The pro-democracy protests in Hong Kong have entered a new and more violent phase this week, with the shooting of a protester by police, the burning of a supporter of the government in Beijing, and the death of an elderly man struck in the head.
Also this week, universities' campuses become the site of clashes between riot police and protesters, exacerbating public anger against authorities for the use of force.
NewsHour special correspondent Divya Gopalan has this report from Hong Kong.
Not one less!
Stand with Hong Kong!
This has been the scene every lunchtime since the week began, in an area considered to be Hong Kong's Wall Street.
Many office workers have joined the protest movement, which has gripped the city for nearly six months.
And once they leave, riot police take over, clearing strategically placed bricks on the road, trying to get the commercial heart of the city back to business.
An uneasy calm on Friday caps off one of the most violent weeks since the protest movement began in June, prompting China's leader, Xi Jinping, to comment on the unrest for the first time, saying: "The continued radical violent criminal actions in Hong Kong have gravely trampled on rule of law and social order, seriously damaging the prosperity and stability of Hong Kong."
And he added the Chinese government strongly supports the Hong Kong police in enforcing the law.
But anger against the police has been growing, with many accusing them of using excessive force against protesters.
Universities have become the new flash-point, with intense confrontations between protesters and riot police, who fired tear gas, rubber bullets, and water cannon, and protesters retaliating with stones and crudely made gasoline bombs.
At the Polytechnic University, the campus has been turned into a fortress.
We have been preparing a lot of offensive and defensive weapons.
As you see, once you enter the university campus, a lot of people wear helmets and masks.
We are also making Molotov cocktails to protect ourselves and stopping the police from entering the university.
The university is a hive of activity, even though classes have been canceled until the end of the year.
Operations on the campus are well-organized, with different groups assigned tasks.
The kitchens feed anyone who wants a hot meal.
Among them are students, alumni, and those who want to help the mostly young protesters.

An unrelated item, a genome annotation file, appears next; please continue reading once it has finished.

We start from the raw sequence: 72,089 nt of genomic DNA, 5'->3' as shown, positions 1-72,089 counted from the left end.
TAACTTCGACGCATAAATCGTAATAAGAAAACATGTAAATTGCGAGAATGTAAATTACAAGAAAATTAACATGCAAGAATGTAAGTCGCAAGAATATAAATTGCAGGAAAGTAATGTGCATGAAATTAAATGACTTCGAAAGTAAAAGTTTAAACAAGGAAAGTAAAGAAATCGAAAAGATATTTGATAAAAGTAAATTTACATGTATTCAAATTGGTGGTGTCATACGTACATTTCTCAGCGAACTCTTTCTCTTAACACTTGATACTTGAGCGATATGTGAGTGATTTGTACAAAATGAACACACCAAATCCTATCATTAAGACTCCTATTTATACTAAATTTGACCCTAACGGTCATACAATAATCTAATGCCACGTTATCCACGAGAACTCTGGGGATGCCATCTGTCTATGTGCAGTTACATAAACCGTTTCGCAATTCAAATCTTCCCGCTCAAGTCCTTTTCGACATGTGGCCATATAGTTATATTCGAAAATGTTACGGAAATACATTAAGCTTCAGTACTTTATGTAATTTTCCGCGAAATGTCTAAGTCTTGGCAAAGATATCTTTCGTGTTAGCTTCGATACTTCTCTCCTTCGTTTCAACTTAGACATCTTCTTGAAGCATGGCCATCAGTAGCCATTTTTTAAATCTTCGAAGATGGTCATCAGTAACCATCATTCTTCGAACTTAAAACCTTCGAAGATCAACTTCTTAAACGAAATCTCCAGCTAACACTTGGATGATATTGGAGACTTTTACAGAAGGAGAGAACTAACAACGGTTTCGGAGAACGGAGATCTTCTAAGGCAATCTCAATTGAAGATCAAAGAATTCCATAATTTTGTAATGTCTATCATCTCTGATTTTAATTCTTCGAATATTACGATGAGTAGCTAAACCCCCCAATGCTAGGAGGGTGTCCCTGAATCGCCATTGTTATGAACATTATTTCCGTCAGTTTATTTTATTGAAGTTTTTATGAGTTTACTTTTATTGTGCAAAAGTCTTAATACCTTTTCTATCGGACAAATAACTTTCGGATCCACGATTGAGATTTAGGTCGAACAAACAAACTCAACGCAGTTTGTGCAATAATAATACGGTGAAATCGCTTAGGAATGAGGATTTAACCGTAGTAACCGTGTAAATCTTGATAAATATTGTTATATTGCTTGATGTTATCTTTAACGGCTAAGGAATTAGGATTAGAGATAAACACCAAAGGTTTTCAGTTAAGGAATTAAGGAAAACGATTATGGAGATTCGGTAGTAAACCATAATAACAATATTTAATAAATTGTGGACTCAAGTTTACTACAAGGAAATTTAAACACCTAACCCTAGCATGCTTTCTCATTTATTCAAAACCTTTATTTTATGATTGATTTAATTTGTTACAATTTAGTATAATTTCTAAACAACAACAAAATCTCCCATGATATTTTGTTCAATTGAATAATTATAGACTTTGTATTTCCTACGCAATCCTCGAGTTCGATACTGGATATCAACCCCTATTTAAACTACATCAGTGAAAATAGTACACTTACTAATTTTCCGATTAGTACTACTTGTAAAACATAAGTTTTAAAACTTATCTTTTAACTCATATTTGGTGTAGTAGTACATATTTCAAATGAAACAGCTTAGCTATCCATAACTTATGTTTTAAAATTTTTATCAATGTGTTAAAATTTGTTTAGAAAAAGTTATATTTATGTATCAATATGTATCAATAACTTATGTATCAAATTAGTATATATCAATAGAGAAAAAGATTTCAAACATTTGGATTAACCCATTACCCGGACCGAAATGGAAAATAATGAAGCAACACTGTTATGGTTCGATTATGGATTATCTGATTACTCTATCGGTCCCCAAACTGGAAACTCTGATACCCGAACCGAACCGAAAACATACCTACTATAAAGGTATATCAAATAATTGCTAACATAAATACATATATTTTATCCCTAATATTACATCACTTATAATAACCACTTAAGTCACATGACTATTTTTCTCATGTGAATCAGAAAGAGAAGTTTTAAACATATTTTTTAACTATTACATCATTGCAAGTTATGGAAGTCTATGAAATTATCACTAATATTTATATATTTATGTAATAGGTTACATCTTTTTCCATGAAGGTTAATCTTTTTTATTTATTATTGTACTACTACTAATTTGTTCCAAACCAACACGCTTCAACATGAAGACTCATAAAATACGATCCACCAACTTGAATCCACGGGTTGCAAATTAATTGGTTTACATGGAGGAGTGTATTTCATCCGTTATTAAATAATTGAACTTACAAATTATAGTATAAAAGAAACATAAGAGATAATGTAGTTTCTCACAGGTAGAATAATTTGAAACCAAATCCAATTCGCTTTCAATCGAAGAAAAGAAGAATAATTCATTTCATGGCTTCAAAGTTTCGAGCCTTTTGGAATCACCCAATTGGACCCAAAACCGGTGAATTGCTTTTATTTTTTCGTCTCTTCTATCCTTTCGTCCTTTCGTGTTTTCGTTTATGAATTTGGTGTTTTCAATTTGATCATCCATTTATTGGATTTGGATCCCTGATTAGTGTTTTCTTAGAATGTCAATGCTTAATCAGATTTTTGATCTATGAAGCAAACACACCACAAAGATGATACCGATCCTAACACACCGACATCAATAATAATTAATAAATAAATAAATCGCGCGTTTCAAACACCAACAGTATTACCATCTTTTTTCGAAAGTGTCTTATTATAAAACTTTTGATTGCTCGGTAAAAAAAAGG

Frank Wong is one of them, despite being on the government's payroll.
As a search and rescue worker, he often works alongside the police and says he is concerned about the protesters safety.
The police force ordinance tells you that batons should never be used on the head.
That can cause death.
But that's what they do.
So the question is, do the police want to apprehend the protesters or kill them?
Along with defending their campus, the protesters are keeping watch over a tunnel right next to their university.
This is the Cross Harbour Tunnel.
It connects Hong Kong's financial center to the rest of the city.
It's normally very busy with heavy traffic, but the protesters have shut it down.
And by doing this, they have not only taken over a major transport route, but they are also sending a message to the government of how much they can disrupt the city.
It's part of a new strategy to create as much disruption as possible during the weekdays.
Small groups of protesters barricade roads and highways at peak hours to create commuter chaos.
If they can't go to work, then maybe it will have some pressure for the enterprise to -- so that they can give more pressure to the government.
The action has proved effective.
Schools were closed for the week, while many shops, business, and commercial outlets near protest sites are periodically shut, and public transport and trains canceled.
It's paralyzed the city and seems to have done the same to the government.
Despite the escalation with each week of protests, the city's leadership has yet to find a way to defuse the crisis.
For the "PBS NewsHour," this is Divya Gopalan in Hong Kong.